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Wednesday, October 18, 2006


Creatine, or creatine monohydrate [NH2-C(NH)-NCH2(COOH)-CH3], is a naturally occurring amino acid that helps to supply energy to muscle cells. The word derives from the Greek kreas (meat).

Typically, half of the creatine (Cr) in our body comes from the food we eat (mainly from meat and fish), while the other half is synthesized from certain amino acids (glycine and arginine) in the liver, pancreas and kidneys. 95% is stored in the skeletal muscles, the rest in the brain, heart and testes.,br> In the muscles, a fraction of the total creatine binds to phosphate. The reaction is catalysed by creatine kinase, and the result is phosphocreatine (PCr). Phosphocreatine binds with adenosine diphosphate to convert it back to ATP (adenosine triphosphate), an important cellular energy source.

There is scientific evidence that taking creatine supplements can marginally increase athletic performance in high-intensity, anaerobic exercise. Ingesting creatine can increase the level of phosphocreatine in the muscles up to 20%. An additional study, published in August 2003 in the Royal Watson Society journal Proceedings, suggests increased mental capabilities as a result of oral intake of creatine over a 60 day period.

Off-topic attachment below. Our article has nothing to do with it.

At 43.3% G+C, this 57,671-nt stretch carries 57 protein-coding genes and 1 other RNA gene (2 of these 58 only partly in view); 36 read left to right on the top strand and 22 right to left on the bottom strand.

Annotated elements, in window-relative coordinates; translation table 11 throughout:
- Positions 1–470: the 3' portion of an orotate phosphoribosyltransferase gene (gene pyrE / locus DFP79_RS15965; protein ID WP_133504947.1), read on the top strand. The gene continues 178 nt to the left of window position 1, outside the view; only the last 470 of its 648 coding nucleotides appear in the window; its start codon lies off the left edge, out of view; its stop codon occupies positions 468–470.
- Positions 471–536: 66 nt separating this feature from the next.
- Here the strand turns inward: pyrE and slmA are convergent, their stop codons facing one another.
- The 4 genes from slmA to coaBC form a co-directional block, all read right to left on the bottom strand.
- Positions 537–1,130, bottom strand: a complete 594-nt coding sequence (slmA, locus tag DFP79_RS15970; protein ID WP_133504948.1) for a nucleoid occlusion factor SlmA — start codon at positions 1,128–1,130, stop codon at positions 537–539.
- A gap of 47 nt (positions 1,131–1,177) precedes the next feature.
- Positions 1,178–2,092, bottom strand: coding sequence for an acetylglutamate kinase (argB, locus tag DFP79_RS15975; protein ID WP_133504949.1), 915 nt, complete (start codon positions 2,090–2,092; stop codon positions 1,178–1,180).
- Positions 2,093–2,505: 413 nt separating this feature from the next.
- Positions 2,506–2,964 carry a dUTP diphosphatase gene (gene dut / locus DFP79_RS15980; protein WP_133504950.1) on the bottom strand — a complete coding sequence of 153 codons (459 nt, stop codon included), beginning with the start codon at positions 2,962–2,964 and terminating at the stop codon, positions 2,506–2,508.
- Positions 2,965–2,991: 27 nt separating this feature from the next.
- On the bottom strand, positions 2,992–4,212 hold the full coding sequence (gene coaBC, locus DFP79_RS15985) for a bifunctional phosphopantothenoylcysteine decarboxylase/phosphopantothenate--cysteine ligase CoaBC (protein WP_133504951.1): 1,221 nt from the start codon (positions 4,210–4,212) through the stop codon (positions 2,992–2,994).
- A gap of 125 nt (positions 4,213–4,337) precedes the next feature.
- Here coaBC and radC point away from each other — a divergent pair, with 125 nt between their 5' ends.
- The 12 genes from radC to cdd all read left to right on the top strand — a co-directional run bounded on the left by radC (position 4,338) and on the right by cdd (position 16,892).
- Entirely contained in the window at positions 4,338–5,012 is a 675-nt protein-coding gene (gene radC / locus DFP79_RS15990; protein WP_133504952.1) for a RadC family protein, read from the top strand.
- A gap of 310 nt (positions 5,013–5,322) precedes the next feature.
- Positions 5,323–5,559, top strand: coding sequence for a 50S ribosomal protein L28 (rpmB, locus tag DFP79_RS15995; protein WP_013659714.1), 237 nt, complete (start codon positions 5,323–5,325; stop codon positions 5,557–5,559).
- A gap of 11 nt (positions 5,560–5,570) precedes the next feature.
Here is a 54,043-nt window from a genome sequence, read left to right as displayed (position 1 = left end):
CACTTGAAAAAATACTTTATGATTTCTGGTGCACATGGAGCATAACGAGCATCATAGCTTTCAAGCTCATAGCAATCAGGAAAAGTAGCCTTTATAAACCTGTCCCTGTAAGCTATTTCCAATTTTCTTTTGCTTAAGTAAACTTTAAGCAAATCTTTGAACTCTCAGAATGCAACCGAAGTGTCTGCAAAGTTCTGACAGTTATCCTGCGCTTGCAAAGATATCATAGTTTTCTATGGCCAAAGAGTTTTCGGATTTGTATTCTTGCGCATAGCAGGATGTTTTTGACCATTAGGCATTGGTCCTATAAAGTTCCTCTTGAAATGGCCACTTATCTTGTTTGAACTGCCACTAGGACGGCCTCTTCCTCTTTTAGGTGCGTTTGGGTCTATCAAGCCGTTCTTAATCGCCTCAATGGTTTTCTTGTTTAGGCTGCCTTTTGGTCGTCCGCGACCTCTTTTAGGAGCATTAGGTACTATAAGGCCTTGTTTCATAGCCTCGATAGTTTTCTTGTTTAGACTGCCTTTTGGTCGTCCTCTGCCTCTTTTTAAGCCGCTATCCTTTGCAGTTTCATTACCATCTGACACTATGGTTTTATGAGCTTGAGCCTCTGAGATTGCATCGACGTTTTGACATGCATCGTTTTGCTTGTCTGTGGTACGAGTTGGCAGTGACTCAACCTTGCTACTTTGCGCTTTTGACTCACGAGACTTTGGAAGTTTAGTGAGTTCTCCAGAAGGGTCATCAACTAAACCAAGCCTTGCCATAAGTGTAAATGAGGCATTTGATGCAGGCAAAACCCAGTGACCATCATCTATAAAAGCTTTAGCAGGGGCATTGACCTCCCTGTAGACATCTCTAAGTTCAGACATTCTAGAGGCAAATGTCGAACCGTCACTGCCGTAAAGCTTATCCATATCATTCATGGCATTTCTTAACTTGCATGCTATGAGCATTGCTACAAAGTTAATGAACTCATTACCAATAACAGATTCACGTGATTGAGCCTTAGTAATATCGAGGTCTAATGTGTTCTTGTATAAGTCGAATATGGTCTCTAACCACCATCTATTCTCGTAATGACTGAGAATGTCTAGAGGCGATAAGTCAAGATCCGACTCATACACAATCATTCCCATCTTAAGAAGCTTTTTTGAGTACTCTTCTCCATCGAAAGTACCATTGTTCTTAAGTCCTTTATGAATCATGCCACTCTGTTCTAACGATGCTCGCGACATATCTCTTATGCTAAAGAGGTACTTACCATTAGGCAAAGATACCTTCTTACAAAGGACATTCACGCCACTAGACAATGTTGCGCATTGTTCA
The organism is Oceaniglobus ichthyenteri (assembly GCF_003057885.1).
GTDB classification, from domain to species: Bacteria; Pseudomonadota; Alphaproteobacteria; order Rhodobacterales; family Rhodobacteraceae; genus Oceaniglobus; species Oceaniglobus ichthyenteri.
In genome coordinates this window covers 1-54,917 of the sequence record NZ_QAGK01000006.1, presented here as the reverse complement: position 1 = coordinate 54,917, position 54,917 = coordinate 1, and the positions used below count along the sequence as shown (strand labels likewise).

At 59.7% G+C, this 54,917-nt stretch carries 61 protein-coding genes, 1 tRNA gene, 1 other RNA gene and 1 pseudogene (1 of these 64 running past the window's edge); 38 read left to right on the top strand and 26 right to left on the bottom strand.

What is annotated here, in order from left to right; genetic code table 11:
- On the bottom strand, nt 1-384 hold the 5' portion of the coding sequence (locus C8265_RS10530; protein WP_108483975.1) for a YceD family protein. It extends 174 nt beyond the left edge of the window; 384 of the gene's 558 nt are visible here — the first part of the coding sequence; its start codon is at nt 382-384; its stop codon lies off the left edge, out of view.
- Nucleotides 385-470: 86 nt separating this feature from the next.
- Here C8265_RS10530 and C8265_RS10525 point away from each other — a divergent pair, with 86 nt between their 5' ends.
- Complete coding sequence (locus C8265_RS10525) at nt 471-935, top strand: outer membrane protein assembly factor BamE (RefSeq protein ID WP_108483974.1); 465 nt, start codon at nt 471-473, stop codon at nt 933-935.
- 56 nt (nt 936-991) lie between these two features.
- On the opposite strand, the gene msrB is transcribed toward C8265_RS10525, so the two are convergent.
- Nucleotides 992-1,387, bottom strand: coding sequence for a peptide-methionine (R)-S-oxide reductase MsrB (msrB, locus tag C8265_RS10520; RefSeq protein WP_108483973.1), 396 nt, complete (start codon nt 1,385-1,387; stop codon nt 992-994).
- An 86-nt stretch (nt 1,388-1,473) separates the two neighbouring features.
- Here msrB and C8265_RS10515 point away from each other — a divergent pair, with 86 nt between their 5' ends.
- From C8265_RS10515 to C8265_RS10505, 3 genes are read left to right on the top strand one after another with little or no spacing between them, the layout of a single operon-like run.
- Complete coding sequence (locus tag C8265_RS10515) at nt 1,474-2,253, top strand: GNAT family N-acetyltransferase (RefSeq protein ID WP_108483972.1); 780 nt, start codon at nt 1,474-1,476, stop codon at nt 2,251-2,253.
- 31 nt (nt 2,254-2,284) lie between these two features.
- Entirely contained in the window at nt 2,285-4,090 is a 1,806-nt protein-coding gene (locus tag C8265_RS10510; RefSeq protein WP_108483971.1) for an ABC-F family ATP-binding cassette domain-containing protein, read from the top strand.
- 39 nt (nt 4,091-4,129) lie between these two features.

The marketing claims that creatine supplements also help to build muscle mass, however, are questionable. Athletes who take creatine do gain weight, but most of this weight gain is not muscle, but water (creatine takes water with it to the muscle cells). Also, creatine has no effect on aerobic exercise.

Creatine can cause dehydration due to increased absorption of water by the skeletal muscles. It is therefore not recommended for people with kidney disease. Current studies indicate that short-term creatine supplementation is safe, but the effects of long-term supplementation are still unknown.

Creatine use is not considered doping and is currently acceptable to all sports-governing bodies.

For Further Information go to

Nutritional Supplements Directory

Benefits Of Creatine